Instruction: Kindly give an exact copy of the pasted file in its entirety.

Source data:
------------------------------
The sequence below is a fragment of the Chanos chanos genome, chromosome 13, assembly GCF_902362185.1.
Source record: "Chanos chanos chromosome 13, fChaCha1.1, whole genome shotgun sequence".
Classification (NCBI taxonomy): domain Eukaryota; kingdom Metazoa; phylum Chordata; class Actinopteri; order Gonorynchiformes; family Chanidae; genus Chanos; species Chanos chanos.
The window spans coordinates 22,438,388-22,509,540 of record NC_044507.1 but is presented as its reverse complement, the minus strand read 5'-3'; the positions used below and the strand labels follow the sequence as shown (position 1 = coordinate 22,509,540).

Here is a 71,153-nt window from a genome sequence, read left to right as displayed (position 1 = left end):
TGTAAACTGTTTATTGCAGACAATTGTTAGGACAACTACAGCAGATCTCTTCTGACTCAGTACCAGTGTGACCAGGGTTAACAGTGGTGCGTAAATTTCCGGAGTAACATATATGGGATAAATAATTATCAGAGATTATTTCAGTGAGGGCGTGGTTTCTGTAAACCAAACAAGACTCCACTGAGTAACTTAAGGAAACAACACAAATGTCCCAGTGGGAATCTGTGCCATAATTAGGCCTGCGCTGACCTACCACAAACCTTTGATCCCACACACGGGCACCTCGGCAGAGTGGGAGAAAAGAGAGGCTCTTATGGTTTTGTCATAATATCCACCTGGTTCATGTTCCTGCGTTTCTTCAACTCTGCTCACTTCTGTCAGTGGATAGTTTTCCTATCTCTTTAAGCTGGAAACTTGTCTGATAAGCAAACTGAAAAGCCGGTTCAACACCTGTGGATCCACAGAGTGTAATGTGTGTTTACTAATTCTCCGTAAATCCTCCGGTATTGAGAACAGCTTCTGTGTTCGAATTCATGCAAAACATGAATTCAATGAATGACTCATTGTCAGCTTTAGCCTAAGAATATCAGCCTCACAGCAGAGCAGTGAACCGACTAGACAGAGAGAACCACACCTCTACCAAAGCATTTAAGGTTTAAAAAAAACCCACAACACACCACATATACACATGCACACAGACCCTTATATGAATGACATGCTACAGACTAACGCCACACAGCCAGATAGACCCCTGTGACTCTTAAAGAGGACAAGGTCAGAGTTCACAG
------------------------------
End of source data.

The sequence below is a fragment of the Chanos chanos genome, chromosome 13, assembly GCF_902362185.1.
Source record: "Chanos chanos chromosome 13, fChaCha1.1, whole genome shotgun sequence".
Classification (NCBI taxonomy): domain Eukaryota; kingdom Metazoa; phylum Chordata; class Actinopteri; order Gonorynchiformes; family Chanidae; genus Chanos; species Chanos chanos.
The window spans coordinates 22,438,388-22,509,540 of record NC_044507.1 but is presented as its reverse complement, the minus strand read 5'-3'; the positions used below and the strand labels follow the sequence as shown (position 1 = coordinate 22,509,540).

Here is a 71,153-nt window from a genome sequence, read left to right as displayed (position 1 = left end):
TGTAAACTGTTTATTGCAGACAATTGTTAGGACAACTACAGCAGATCTCTTCTGACTCAGTACCAGTGTGACCAGGGTTAACAGTGGTGCGTAAATTTCCGGAGTAACATATATGGGATAAATAATTATCAGAGATTATTTCAGTGAGGGCGTGGTTTCTGTAAACCAAACAAGACTCCACTGAGTAACTTAAGGAAACAACACAAATGTCCCAGTGGGAATCTGTGCCATAATTAGGCCTGCGCTGACCTACCACAAACCTTTGATCCCACACACGGGCACCTCGGCAGAGTGGGAGAAAAGAGAGGCTCTTATGGTTTTGTCATAATATCCACCTGGTTCATGTTCCTGCGTTTCTTCAACTCTGCTCACTTCTGTCAGTGGATAGTTTTCCTATCTCTTTAAGCTGGAAACTTGTCTGATAAGCAAACTGAAAAGCCGGTTCAACACCTGTGGATCCACAGAGTGTAATGTGTGTTTACTAATTCTCCGTAAATCCTCCGGTATTGAGAACAGCTTCTGTGTTCGAATTCATGCAAAACATGAATTCAATGAATGACTCATTGTCAGCTTTAGCCTAAGAATATCAGCCTCACAGCAGAGCAGTGAACCGACTAGACAGAGAGAACCACACCTCTACCAAAGCATTTAAGGTTTAAAAAAAACCCACAACACACCACATATACACATGCACACAGACCCTTATATGAATGACATGCTACAGACTAACGCCACACAGCCAGATAGACCCCTGTGACTCTTAAAGAGGACAAGGTCAGAGTTCACAG